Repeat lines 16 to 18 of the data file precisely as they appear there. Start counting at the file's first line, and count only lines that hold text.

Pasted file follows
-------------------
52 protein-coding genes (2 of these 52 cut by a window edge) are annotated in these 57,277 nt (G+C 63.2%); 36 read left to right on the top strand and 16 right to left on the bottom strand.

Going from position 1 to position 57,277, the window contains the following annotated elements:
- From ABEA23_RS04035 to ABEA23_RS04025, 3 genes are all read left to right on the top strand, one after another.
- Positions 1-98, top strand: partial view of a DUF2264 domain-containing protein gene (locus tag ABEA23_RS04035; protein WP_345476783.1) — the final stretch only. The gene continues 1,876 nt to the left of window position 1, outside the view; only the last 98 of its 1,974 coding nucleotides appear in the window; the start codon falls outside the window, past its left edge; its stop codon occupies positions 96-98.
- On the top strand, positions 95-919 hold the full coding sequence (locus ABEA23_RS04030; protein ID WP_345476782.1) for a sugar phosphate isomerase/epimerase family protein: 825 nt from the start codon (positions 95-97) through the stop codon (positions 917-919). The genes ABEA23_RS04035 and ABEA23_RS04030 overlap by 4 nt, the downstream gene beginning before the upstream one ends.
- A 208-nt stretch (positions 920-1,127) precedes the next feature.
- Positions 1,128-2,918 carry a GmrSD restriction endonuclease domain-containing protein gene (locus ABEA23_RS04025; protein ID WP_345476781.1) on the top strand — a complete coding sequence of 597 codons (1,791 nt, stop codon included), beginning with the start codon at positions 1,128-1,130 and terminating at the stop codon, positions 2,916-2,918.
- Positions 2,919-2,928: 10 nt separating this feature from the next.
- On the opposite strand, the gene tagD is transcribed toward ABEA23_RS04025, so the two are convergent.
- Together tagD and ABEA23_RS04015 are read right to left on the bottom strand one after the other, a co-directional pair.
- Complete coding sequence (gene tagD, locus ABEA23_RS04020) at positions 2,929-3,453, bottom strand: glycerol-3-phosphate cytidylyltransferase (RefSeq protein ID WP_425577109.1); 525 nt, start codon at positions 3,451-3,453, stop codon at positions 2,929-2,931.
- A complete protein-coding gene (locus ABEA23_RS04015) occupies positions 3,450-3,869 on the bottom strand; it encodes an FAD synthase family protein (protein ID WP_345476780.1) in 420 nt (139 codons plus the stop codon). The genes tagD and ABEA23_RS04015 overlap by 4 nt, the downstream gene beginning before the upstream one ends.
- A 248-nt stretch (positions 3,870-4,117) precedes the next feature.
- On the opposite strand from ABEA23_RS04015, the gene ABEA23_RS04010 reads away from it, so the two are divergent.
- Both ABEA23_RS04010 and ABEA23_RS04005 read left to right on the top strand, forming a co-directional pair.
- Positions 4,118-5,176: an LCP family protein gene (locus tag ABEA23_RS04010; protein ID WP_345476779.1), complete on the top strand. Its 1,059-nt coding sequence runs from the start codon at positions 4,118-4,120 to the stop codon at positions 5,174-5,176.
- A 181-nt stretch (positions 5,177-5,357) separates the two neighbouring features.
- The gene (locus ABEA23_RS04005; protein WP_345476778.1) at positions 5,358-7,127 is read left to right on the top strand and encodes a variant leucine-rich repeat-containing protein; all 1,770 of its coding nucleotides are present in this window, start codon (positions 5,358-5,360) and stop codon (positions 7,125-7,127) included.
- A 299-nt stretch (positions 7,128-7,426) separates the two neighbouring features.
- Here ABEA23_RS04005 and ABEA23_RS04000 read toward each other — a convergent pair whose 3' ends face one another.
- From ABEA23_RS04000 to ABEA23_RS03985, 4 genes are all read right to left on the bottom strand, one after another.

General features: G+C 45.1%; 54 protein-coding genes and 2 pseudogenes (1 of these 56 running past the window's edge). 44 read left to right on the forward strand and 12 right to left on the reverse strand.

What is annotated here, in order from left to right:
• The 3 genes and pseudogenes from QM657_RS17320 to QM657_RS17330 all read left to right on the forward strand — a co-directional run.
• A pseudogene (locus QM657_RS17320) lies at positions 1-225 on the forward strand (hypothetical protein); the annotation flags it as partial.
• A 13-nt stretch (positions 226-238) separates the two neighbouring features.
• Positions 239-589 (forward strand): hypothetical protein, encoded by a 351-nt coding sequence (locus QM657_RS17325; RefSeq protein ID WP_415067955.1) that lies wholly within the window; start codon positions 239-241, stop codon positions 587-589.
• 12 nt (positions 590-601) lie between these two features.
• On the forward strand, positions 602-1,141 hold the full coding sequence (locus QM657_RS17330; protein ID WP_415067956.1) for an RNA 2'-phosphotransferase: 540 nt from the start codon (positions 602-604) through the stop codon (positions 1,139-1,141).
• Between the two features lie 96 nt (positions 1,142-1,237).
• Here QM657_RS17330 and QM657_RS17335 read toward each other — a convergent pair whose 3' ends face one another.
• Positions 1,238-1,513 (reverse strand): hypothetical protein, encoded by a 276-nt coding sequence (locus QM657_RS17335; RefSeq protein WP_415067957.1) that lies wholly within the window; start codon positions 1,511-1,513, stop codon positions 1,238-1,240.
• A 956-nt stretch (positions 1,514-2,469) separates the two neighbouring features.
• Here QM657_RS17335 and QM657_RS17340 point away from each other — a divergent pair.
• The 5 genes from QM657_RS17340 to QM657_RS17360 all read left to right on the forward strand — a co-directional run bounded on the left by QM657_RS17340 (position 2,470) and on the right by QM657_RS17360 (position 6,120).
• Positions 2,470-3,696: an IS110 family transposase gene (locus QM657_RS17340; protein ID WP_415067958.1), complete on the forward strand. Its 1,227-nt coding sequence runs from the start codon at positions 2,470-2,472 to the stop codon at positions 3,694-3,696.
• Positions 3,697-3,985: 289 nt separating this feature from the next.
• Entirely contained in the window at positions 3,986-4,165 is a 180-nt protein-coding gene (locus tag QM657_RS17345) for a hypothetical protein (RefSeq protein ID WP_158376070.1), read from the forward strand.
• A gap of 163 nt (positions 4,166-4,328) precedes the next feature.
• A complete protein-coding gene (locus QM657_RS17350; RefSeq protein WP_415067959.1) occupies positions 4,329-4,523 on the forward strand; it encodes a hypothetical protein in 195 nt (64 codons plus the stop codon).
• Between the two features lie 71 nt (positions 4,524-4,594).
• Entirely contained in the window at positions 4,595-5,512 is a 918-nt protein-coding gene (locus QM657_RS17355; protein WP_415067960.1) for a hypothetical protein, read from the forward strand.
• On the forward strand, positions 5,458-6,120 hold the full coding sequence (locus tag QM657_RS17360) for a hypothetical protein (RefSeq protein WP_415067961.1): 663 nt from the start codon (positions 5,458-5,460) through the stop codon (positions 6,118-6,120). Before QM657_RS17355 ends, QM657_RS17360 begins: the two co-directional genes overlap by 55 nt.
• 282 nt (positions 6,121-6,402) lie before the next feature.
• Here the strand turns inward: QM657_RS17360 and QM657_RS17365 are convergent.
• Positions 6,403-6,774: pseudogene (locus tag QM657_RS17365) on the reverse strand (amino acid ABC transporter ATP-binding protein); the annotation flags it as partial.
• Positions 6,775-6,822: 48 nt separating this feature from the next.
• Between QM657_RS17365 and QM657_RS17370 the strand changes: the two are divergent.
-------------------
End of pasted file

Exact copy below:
- Positions 4,118-5,176: an LCP family protein gene (locus tag ABEA23_RS04010; protein ID WP_345476779.1), complete on the top strand. Its 1,059-nt coding sequence runs from the start codon at positions 4,118-4,120 to the stop codon at positions 5,174-5,176.
- A 181-nt stretch (positions 5,177-5,357) separates the two neighbouring features.
- The gene (locus ABEA23_RS04005; protein WP_345476778.1) at positions 5,358-7,127 is read left to right on the top strand and encodes a variant leucine-rich repeat-containing protein; all 1,770 of its coding nucleotides are present in this window, start codon (positions 5,358-5,360) and stop codon (positions 7,125-7,127) included.